Birth of the Cricket World Cup

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Birth of the Cricket World Cup
Birth of the Cricket World Cup

There have been 422 Tests played in Australia over the last 142 years – only one of them was abandoned without a ball being bowled.

Had it not been for that rainfall in Melbourne back in 1971, the Cricket World Cup as we know it might never have come to pass.

It was after three days of constant rain that the match at the MCG was called off, and instead England and Australia played a 40-over (eight balls per over) one-day match.

That is now recognised as the first-ever One-Day International, and four years later eight teams headed to England for the first Cricket World Cup.

International cricket competitions had been attempted previously, to limited success, but in the English county game, one-day matches started to come into fashion in the early 1960s.

At international level, even after that first match in Melbourne the concept had not really taken off, but domestically it had already become popular.

Just 18 One-Day Internationals were played in the four years following the Melbourne game, with teams still playing in whites and with a red ball.

In 1975, England was the only country in a position to host the competition, and a 60-over competition was agreed with eight teams competing.

The six Test nations at the time – England, India, New Zealand, Australia, West Indies and Pakistan, along with Sri Lanka and an East Africa composite side made up the competition.

Split into two pools, the tournament started with one of the more bizarre matches in its history as England thrashed India by 202 runs in the opener.

After making 334 for four, England restricted India to just 132 for three as Sunil Gavaskar batted the full 60 overs for just 36 not out.

Thankfully, the competition picked up from there and by the time the final rolled around West Indies and Australia played out a classic.

Chasing 291 for eight, the Australians started their chase well, only for Viv Richards to turn the game on its head with a trio of run-outs as the West Indies ran out winners by 17 runs.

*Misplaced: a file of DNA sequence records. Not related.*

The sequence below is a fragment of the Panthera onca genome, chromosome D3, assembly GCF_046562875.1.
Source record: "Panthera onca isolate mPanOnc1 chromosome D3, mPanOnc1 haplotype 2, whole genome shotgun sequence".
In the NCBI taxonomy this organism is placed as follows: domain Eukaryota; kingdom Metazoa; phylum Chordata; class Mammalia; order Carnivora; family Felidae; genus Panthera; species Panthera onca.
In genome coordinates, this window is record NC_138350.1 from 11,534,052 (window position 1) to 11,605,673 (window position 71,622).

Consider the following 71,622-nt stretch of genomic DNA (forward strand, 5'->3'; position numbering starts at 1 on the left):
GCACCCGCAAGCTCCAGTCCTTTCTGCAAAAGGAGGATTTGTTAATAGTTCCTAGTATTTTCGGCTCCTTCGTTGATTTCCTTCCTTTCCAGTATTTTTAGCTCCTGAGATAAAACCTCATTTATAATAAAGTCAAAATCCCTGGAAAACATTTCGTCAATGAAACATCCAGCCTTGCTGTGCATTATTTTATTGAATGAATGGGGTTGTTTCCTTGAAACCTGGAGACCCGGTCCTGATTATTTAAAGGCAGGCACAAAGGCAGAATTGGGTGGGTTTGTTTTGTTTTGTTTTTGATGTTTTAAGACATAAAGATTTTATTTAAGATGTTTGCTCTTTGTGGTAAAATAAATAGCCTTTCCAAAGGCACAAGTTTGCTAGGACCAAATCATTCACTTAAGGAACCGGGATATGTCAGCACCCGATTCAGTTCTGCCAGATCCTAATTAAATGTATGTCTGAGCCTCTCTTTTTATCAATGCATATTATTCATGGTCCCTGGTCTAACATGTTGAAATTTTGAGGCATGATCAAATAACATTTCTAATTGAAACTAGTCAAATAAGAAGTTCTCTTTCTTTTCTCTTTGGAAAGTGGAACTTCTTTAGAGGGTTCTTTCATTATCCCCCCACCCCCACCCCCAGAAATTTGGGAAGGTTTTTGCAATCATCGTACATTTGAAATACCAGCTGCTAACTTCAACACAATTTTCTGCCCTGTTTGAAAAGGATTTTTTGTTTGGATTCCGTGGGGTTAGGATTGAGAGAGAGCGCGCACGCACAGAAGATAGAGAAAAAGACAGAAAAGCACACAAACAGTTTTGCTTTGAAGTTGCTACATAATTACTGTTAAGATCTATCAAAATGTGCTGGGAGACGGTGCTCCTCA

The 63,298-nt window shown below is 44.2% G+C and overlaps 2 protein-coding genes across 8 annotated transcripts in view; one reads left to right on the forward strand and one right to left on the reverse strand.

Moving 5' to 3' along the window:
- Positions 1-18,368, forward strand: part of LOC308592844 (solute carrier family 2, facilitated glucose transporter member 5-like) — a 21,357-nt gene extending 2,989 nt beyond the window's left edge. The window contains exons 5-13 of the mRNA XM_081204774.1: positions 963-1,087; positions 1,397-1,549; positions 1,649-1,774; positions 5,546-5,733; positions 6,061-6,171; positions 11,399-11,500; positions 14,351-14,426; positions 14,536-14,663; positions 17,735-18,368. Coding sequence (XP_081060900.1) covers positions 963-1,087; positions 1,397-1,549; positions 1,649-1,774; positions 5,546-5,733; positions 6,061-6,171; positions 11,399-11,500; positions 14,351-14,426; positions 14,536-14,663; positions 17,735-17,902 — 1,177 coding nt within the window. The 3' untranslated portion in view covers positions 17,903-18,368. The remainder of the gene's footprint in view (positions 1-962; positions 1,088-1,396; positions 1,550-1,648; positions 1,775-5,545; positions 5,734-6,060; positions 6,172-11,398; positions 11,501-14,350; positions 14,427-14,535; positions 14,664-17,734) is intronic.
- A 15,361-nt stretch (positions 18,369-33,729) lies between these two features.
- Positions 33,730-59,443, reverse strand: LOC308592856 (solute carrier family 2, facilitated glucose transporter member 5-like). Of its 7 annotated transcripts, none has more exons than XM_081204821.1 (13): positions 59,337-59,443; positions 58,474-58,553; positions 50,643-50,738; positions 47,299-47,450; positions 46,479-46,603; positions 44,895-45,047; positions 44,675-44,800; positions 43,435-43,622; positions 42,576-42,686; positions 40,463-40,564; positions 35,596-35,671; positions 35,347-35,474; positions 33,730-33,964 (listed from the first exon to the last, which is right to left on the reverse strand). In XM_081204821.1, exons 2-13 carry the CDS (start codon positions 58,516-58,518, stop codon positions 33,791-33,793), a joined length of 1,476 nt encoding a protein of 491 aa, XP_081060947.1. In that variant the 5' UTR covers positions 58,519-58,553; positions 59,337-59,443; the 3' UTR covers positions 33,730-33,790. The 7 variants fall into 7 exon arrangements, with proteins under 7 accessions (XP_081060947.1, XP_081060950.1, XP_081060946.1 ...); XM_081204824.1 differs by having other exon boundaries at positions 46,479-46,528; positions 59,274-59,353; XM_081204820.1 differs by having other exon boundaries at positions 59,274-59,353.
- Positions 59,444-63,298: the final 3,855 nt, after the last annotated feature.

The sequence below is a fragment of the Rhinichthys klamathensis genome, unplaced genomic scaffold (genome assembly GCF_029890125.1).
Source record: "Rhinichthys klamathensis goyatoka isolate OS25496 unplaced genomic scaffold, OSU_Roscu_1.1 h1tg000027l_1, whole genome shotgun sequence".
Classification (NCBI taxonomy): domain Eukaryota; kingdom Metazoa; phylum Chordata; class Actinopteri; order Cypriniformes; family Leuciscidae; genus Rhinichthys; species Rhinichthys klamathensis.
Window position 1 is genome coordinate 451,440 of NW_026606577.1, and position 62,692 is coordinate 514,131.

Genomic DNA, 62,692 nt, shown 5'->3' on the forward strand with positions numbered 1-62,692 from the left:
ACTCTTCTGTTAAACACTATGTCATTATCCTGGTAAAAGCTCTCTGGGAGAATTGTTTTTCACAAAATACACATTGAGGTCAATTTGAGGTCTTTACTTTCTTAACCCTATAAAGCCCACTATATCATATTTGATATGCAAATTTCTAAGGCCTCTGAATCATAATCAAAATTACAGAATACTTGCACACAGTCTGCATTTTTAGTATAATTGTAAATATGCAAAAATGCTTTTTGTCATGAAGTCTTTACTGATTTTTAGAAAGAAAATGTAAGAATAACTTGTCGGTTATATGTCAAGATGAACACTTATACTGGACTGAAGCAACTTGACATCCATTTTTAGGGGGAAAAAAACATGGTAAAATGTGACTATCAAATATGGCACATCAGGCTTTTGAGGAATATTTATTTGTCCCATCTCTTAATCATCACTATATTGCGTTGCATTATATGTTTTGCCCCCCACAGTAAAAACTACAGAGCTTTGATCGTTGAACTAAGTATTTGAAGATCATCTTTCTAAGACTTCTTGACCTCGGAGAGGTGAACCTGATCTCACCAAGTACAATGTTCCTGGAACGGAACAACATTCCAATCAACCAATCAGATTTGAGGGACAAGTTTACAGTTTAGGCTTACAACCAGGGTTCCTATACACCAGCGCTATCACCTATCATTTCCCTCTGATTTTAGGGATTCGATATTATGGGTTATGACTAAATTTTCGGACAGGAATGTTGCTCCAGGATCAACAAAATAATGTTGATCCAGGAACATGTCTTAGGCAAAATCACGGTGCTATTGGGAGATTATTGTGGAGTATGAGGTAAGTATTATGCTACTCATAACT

Over the years, the competition has undergone many changes, with the 1987 edition proving a watershed for the World Cup as a concept.

Venturing outside England for the very first time, the World Cup was held in India and Pakistan and the innings were reduced to 50 overs.

It was in that competition that the closest final of all was played, as Australia claimed a first title with a seven-run success at the expense of England.

Five years later in Australia and New Zealand the competition developed further and closely resembled what we see today.

That was when the white ball was used for the first time, while day/night matches, new fielding restrictions and coloured kits were also introduced.

If the 1987 World Cup was a watershed moment, then 1992 was arguably even more revolutionary and a true precursor for today’s game.

More changes have followed, with a variety of formats and teams competing while editions were played in five different continents between 1992 and 2007.

By 2011 the competition returned to Asia as India became the first host to lift the trophy, a feat that was repeated by Australia four years later.

England will be looking to match that this year, as one of just two teams, alongside New Zealand, to have featured in every World Cup without lifting the trophy.

As the World Cup returns to England for the fifth time, it will be a far cry from the tournament held in 1975, and even further from the advent of One-Day Internationals in Melbourne.

Supporters at the time might not have been grateful for that rain in Victoria, but 48 years on it has made an incredible impact.

 

 

 

 

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